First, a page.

The intrusion of the documentary crew doesn’t bother me.

– “(It’)s good, since those of us in the audience couldn’t jump through the screen to comfort Pam,” said Zap2It’s Rick Porter.

Agreed. I wanted to jump through the screen after any number of Pam-and-Roy incidents.

Here’s the problem:

– “Part of The Office died when Jim and Pam hooked up and started living their perfect little lives together,” said The Citizen’s David Wilcox.

That’s the bias, that’s the blind spot that separates a lot of the entertainment world from the real world.

Real couples can be happy. And funny. I’ve been married 13 years, and I’m still occasionally amusing. The circumstances around me are hilarious.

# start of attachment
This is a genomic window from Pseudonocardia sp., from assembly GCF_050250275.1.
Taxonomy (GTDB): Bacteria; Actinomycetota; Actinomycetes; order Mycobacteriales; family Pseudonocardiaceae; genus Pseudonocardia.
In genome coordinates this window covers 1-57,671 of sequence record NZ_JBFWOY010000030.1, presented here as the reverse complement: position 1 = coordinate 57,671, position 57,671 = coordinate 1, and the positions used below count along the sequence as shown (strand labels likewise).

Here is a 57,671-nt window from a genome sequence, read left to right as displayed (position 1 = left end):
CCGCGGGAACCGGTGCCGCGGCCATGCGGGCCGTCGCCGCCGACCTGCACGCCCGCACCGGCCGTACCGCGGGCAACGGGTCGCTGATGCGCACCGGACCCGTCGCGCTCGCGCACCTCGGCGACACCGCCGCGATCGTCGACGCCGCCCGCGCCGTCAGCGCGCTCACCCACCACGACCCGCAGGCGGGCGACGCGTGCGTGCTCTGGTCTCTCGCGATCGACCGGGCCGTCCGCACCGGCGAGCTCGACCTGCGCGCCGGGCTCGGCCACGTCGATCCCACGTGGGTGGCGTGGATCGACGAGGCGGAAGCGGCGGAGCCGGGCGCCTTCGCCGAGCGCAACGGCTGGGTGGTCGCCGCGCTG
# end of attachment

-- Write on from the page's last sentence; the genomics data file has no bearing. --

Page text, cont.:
Sadly, I’m not able to comment on those circumstances as well as Jim and Pam (and the camera crews) do on The Office. Jim and Pam are our window into this mad world. We empathized as they dealt with the workplace, and we empathize as they deal with the work-life balance.

Sure, fights happen. But not always. It’s not “unrealistic” to have a couple go about its routine for years without a protracted shouting match.

The roots of this argument are not “realistic.” They’re contrived, and they’ve forced The Office to push Jim far out of character.

The Jim we’ve known for eight seasons wouldn’t make a risky investment without talking with Pam. He wouldn’t put his family down a path toward moving to Philadelphia without talking with Pam. He spent years lamenting Pam’s inability to stand up as Roy walked all over her, and now he’s going to walk all over her?

And then the Pam who has been devoted to Jim is suddenly going to be tempted by a guy who was presumably there all along, holding the boom mike?

Fortunately, the critics are drawing the line there (see Poniewozik). Let’s hope the producers draw the line there as well.